Second, Lord Dunedin made clear in Dunlop that the analysis of whether or not a clause is a penalty must be carried out at the time the contract was entered into, not at the time of breach.  In addition, he emphasised that the fact that it may be difficult to estimate what the true loss would be is no obstacle to enforceability (and may, indeed, be a reason to uphold the parties’ original bargain).  In JOAs, the loss suffered by the non-defaulting contractors as against the value of the interests to be forfeited by the defaulting party may well be difficult (if not impossible) to estimate at the time the JOA is entered into, which may help persuade a court to uphold the terms agreed.

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Does the Supreme Court’s ruling in Cavendish increase the likelihood of JOA forfeiture provisions being enforceable?

Know your JOA: top 10 tips for anxious partners in upstream oil and gas joint ventures

A year dominated by the story of low oil prices is drawing to a close amid predictions that the pressures on upstream oil and gas companies’ financial positions may well intensify through 2016.  For those who may be concerned about the financial health of their joint venture partners, we offer below a quick guide to taking stock of where you stand under your Joint Operating Agreements (JOAs) to put you in the best position to deal with any emerging problems.

Know what the JOA says about default

Most JOAs contain an unqualified and absolute obligation on a party to pay all cash calls, pre-funding and invoice requests.  But check if a partner is in trouble, it may try to dispute the validity of payment obligations – most JOAs depend on a ‘pay now argue later’ formulation – but it’s worth checking.

If the operator is in trouble

Check that the JOA allows a non-operator to issue a default notice and ask for all joint account statements. The JOA should require the operator to provide periodic information on funding the joint account to evidence that non-operators and the operator are funding their participating shares.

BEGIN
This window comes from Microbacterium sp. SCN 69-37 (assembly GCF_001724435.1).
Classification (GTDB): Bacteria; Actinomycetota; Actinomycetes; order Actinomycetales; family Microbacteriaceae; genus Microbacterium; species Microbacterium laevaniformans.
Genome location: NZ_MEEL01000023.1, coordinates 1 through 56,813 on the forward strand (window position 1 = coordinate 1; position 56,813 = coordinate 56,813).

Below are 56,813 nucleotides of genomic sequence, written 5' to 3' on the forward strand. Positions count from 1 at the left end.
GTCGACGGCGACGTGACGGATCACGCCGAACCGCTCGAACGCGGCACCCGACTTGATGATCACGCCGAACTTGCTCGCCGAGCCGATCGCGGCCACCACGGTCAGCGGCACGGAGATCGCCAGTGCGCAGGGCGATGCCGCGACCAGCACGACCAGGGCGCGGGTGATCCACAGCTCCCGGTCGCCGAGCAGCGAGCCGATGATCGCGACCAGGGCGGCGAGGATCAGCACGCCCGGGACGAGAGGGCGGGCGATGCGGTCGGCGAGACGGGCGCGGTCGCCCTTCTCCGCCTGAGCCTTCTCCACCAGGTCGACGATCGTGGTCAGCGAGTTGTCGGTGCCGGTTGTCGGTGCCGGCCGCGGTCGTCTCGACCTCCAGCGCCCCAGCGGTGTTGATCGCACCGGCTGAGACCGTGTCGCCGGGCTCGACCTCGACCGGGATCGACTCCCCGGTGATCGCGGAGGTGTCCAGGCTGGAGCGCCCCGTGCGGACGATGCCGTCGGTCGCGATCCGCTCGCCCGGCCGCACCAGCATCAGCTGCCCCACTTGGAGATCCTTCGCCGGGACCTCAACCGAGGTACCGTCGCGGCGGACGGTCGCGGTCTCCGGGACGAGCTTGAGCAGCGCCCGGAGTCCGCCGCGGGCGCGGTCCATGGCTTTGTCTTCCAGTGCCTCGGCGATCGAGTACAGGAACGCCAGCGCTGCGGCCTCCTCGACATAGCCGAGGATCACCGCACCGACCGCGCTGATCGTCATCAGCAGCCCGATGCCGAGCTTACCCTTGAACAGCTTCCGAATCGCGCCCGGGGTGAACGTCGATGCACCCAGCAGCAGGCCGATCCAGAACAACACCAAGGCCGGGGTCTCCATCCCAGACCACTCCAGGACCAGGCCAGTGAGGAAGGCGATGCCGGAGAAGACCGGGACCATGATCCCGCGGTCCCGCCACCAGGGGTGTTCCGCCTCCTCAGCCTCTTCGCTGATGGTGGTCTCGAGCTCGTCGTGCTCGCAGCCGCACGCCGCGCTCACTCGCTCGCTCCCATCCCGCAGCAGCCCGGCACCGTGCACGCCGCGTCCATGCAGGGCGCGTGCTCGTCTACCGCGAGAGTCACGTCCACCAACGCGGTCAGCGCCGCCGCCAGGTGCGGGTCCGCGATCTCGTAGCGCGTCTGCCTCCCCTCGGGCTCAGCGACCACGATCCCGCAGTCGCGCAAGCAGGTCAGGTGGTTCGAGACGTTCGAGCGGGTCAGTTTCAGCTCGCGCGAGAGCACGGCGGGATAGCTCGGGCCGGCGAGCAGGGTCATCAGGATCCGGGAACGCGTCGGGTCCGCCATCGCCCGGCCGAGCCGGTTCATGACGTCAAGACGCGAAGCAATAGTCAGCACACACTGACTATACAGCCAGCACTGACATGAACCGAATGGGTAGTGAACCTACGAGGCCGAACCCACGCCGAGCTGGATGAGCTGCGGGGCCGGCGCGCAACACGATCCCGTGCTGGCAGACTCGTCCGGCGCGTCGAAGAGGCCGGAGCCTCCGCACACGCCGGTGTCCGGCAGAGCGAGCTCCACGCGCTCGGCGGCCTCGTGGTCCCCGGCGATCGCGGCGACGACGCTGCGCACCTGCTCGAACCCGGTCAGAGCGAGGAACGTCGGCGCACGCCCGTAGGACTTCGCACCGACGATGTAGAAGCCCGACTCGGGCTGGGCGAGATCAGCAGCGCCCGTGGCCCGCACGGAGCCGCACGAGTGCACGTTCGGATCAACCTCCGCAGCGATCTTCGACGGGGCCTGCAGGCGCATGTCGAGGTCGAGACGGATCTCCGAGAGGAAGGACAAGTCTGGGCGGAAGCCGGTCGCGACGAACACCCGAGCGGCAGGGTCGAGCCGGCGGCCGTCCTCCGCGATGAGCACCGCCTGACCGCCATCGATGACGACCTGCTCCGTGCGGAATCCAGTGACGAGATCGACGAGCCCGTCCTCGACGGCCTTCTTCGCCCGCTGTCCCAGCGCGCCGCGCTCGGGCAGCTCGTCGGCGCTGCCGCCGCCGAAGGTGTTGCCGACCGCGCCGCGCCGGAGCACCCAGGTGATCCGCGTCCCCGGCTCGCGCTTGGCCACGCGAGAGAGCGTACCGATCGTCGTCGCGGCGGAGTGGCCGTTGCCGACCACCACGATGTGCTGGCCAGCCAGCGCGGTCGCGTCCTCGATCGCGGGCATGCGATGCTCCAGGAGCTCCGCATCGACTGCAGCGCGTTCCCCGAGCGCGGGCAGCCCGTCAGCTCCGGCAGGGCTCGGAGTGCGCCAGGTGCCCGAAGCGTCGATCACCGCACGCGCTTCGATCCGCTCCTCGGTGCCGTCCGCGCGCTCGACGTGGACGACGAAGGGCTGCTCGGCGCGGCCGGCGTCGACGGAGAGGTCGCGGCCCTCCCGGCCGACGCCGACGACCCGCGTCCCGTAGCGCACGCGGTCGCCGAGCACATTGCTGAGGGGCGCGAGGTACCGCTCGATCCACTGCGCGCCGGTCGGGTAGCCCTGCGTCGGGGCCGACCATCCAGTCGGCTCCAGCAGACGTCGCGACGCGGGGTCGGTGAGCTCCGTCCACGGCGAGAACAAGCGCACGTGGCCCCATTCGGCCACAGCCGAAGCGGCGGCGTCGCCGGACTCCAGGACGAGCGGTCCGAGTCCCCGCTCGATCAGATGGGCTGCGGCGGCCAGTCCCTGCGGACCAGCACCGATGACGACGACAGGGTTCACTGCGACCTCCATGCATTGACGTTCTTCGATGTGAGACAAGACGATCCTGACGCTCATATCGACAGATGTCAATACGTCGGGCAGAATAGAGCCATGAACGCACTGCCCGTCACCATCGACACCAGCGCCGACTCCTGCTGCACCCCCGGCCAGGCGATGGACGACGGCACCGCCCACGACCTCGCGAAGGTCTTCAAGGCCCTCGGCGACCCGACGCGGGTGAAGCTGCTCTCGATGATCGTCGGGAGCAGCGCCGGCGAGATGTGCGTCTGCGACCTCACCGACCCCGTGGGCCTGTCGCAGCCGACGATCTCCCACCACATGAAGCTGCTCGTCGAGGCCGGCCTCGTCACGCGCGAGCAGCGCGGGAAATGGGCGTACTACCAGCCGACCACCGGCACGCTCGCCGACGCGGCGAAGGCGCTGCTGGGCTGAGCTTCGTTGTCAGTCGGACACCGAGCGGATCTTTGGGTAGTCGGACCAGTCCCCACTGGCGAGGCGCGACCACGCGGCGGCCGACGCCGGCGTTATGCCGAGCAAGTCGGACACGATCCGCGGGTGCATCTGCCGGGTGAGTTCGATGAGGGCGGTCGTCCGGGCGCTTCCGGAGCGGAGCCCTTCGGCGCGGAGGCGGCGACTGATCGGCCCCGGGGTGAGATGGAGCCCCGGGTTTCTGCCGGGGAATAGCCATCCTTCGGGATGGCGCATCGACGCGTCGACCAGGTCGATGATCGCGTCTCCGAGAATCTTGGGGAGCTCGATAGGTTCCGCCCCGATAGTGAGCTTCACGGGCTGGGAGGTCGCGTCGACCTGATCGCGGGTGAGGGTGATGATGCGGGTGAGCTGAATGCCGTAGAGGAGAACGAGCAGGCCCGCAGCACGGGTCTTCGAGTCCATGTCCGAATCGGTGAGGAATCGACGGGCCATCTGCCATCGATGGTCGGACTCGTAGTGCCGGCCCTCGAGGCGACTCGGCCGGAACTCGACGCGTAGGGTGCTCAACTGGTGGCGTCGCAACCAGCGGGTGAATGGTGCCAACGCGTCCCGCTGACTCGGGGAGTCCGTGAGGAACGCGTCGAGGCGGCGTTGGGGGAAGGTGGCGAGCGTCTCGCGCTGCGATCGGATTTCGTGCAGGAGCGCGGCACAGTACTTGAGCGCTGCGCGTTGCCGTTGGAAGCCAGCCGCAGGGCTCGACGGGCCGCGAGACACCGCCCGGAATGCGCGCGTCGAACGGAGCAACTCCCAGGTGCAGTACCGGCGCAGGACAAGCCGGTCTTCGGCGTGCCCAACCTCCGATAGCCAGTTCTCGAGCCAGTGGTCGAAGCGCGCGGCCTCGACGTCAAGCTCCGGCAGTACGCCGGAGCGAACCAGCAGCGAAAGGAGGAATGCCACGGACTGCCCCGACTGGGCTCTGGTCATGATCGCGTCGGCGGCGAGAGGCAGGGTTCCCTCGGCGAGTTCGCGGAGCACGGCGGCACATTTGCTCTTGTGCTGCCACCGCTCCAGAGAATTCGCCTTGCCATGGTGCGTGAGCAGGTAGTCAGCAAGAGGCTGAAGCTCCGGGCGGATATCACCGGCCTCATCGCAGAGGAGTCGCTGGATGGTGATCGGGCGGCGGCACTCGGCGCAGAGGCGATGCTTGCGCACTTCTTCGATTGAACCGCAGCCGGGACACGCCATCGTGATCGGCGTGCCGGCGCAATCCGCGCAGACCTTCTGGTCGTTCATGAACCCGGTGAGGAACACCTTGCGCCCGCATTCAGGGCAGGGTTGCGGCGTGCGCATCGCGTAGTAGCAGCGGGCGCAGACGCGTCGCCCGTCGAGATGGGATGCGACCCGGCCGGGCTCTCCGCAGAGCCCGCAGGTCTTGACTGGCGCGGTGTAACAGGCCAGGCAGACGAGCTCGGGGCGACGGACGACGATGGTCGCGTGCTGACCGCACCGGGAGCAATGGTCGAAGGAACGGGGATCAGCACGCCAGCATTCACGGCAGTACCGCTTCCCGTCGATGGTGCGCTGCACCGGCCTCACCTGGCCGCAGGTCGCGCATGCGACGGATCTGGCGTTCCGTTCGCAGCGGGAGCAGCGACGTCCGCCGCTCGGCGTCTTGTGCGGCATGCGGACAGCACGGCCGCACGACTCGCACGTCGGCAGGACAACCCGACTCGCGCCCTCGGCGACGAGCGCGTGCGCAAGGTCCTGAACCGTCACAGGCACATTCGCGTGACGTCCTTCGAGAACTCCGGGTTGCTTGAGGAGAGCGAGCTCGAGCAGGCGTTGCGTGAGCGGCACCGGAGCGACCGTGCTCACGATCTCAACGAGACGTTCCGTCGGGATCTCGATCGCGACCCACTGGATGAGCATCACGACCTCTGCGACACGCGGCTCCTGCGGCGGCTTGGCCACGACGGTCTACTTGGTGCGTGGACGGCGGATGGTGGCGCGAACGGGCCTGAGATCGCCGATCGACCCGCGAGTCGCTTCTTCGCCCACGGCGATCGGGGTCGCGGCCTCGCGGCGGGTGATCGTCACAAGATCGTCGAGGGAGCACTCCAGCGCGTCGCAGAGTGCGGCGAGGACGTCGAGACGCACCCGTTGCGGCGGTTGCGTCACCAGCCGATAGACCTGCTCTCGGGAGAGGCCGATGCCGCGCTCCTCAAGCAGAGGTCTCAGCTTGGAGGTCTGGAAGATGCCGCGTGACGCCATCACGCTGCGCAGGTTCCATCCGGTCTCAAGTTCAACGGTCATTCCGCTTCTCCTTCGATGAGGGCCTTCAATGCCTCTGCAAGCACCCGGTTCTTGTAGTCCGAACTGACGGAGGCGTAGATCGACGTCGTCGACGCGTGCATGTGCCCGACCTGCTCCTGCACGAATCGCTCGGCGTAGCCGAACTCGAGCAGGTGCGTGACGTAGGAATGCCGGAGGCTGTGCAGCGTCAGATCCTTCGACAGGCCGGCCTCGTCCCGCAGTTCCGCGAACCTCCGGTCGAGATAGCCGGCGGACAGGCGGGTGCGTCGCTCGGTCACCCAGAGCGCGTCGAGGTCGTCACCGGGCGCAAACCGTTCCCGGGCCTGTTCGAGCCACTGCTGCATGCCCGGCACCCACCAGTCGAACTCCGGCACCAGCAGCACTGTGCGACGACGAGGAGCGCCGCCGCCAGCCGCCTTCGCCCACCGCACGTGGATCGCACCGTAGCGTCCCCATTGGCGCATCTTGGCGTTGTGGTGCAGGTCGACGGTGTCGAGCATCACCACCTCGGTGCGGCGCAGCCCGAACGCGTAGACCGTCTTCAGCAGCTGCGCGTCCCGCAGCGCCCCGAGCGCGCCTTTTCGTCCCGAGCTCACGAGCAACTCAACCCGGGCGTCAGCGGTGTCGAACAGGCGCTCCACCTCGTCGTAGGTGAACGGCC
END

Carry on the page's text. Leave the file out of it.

The operator is not responsible for a shortfall

Do not suppose the operator’s functions extend to funding any default – they will almost certainly not.  The non-defaulting parties will be liable for the defaulting party’s share in proportion to their respective shares and non-payment of the additional share will be a default event itself.  The operator may be able to borrow funds instead – this may be a more attractive means of funding any immediate work commitments, so talk to the operator.

Know the short-term remedies

The defaulting party will cease to have voting rights – and a non-defaulting party’s rights at OPCOM will increase proportionately.  Other entitlements will be lost as well: the right to information, the right to transfer an interest or withdraw.  Again, check the JOA.  The prohibition on transfer should be at the non-defaulting party’s discretion – there may be a willing buyer and the advantage of a quick sale.

What happens to the petroleum?

Rights over petroleum entitlements will be lost as well. Check what the operator’s obligations are – usually to sell the defaulting party’s petroleum on the best terms available to offset against the shortfall.  Non-defaulting parties will want transparency on this and no sweetheart deals with the operator’s affiliates.

What happens next?

Here’s where JOAs differ in approach, so it’s important to know the process. Options include compulsory withdrawal, interest sales, mortgage security enforcement and forfeiture. The process for enforcing additional remedies will be spelt out in the JOA.  Timing, and the role and exposure of the non-defaulting parties will differ depending on the form of the sequestration sanction.

Mortgage security enforcement

This avoids the uncertainties with forfeiture and is potentially attractive.  The non-defaulting parties have a secured interest – and can rank ahead of unsecured creditors.  But it can be problematic in some respects, multiple charges need to be registered and commercial lenders to the defaulting party may have some priority.

Interest sales … what needs to be passed over

Know what deductions can be made from the sale price beyond the amount in default. It is easy to justify all associated costs of the sale, marketing, legal and so on.  However, any deduction that cannot be easily justified (such as fixed percentage deduction) may look like a penalty – and that can be problematic.

A slippery slope

Forfeiture – i.e. distribution of the defaulting party’s interest to the others.  Fine in principle, but it only works if all the non-defaulting parties are willing to assume an additional burden.  If others won’t do this, the situation can rapidly worsen – with other parties withdrawing and the handback or surrender of the concession.  This can be off-putting to buyers – have the sellers got good title?

The ultimate sanction … perhaps not

Forfeiture comes with baggage – how effective is it?  Not commercially justifiable – so perhaps a penalty?  Or an unfair preference over unsecured creditors, such that a private contract defeats the law of insolvency?  Not straightforward and plenty of scope for mischief by those in default.

If you would like to discuss any of the issues raised above, please do not hesitate to get in touch with the author or any of your other regular contacts in the Dentons oil and gas team.

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Know your JOA: top 10 tips for anxious partners in upstream oil and gas joint ventures